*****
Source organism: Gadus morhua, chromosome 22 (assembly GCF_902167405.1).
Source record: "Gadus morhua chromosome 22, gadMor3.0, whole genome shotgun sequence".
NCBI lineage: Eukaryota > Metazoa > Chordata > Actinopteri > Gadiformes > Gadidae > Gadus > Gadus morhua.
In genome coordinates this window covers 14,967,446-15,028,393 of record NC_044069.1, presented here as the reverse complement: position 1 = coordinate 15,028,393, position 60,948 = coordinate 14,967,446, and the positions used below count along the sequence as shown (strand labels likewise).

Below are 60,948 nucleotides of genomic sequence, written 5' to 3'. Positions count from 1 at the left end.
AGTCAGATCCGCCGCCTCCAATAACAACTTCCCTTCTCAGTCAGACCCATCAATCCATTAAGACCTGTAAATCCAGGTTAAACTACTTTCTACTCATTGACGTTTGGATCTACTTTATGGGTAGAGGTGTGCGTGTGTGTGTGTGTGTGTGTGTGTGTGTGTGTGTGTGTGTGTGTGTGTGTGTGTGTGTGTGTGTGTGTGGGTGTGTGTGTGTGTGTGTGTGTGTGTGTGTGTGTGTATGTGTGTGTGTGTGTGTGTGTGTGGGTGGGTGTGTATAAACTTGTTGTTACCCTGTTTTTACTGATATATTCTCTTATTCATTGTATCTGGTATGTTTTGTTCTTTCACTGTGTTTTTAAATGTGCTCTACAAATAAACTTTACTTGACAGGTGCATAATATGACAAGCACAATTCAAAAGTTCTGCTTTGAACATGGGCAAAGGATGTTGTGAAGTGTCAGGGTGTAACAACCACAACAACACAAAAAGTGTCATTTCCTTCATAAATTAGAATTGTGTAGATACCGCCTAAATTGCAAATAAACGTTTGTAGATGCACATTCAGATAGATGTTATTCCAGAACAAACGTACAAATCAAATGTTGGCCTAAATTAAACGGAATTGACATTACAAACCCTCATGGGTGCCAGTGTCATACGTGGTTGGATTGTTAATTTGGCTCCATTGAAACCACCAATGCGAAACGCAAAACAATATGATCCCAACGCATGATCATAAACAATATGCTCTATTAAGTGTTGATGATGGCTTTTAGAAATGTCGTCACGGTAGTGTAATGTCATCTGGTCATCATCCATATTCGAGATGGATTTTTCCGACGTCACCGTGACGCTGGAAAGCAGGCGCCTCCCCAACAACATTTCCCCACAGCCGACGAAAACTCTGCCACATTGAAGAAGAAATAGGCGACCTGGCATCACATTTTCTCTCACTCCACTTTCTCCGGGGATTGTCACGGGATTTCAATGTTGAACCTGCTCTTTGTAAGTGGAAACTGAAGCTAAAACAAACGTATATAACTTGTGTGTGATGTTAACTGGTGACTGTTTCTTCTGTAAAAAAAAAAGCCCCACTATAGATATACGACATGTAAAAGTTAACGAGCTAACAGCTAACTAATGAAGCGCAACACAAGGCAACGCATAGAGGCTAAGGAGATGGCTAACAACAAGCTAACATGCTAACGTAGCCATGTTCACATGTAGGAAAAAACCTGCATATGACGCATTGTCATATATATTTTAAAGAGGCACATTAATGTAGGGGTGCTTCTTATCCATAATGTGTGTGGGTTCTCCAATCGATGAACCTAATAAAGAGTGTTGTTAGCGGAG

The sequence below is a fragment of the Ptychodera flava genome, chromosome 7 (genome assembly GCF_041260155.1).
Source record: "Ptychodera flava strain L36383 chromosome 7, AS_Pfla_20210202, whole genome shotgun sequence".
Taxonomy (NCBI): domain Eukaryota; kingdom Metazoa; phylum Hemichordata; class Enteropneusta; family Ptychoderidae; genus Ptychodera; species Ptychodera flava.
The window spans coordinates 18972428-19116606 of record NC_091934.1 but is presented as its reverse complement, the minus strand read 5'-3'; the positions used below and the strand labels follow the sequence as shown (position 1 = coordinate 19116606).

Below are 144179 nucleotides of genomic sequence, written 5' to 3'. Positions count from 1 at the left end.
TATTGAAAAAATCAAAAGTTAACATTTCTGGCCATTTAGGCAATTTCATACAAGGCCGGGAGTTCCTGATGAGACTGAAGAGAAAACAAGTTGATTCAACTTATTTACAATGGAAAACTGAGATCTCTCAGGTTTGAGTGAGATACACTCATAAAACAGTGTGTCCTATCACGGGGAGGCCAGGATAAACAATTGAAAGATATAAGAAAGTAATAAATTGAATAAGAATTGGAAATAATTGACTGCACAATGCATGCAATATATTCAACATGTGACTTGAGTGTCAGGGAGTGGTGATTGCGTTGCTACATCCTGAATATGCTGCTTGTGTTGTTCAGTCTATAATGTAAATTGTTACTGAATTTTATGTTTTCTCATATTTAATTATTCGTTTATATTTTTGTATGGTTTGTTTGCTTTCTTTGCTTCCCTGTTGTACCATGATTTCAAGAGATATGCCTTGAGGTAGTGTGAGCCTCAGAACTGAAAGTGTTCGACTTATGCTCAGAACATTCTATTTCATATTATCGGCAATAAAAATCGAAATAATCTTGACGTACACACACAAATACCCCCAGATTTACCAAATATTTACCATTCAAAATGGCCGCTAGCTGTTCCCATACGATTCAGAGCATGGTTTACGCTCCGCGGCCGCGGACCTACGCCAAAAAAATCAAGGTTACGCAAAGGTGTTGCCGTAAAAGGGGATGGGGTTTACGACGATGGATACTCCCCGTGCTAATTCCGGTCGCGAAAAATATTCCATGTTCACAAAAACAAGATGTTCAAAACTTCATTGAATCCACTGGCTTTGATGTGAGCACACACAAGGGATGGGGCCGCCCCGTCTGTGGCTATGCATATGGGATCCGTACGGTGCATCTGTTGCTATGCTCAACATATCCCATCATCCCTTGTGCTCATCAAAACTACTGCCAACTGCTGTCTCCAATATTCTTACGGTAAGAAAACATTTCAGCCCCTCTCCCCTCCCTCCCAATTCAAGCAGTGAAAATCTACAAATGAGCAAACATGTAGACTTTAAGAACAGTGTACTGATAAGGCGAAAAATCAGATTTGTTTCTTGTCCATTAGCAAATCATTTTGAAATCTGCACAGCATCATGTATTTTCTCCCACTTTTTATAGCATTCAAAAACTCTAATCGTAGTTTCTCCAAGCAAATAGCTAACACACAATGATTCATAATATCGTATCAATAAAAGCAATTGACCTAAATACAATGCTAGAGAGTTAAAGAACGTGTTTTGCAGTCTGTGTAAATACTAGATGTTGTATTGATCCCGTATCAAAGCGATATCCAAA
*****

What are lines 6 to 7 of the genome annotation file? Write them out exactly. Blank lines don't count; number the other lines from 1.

AGTCAGATCCGCCGCCTCCAATAACAACTTCCCTTCTCAGTCAGACCCATCAATCCATTAAGACCTGTAAATCCAGGTTAAACTACTTTCTACTCATTGACGTTTGGATCTACTTTATGGGTAGAGGTGTGCGTGTGTGTGTGTGTGTGTGTGTGTGTGTGTGTGTGTGTGTGTGTGTGTGTGTGTGTGTGTGTGTGTGTGGGTGTGTGTGTGTGTGTGTGTGTGTGTGTGTGTGTGTATGTGTGTGTGTGTGTGTGTGTGTGGGTGGGTGTGTATAAACTTGTTGTTACCCTGTTTTTACTGATATATTCTCTTATTCATTGTATCTGGTATGTTTTGTTCTTTCACTGTGTTTTTAAATGTGCTCTACAAATAAACTTTACTTGACAGGTGCATAATATGACAAGCACAATTCAAAAGTTCTGCTTTGAACATGGGCAAAGGATGTTGTGAAGTGTCAGGGTGTAACAACCACAACAACACAAAAAGTGTCATTTCCTTCATAAATTAGAATTGTGTAGATACCGCCTAAATTGCAAATAAACGTTTGTAGATGCACATTCAGATAGATGTTATTCCAGAACAAACGTACAAATCAAATGTTGGCCTAAATTAAACGGAATTGACATTACAAACCCTCATGGGTGCCAGTGTCATACGTGGTTGGATTGTTAATTTGGCTCCATTGAAACCACCAATGCGAAACGCAAAACAATATGATCCCAACGCATGATCATAAACAATATGCTCTATTAAGTGTTGATGATGGCTTTTAGAAATGTCGTCACGGTAGTGTAATGTCATCTGGTCATCATCCATATTCGAGATGGATTTTTCCGACGTCACCGTGACGCTGGAAAGCAGGCGCCTCCCCAACAACATTTCCCCACAGCCGACGAAAACTCTGCCACATTGAAGAAGAAATAGGCGACCTGGCATCACATTTTCTCTCACTCCACTTTCTCCGGGGATTGTCACGGGATTTCAATGTTGAACCTGCTCTTTGTAAGTGGAAACTGAAGCTAAAACAAACGTATATAACTTGTGTGTGATGTTAACTGGTGACTGTTTCTTCTGTAAAAAAAAAAGCCCCACTATAGATATACGACATGTAAAAGTTAACGAGCTAACAGCTAACTAATGAAGCGCAACACAAGGCAACGCATAGAGGCTAAGGAGATGGCTAACAACAAGCTAACATGCTAACGTAGCCATGTTCACATGTAGGAAAAAACCTGCATATGACGCATTGTCATATATATTTTAAAGAGGCACATTAATGTAGGGGTGCTTCTTATCCATAATGTGTGTGGGTTCTCCAATCGATGAACCTAATAAAGAGTGTTGTTAGCGGAG

The sequence below is a fragment of the Ptychodera flava genome, chromosome 7 (genome assembly GCF_041260155.1).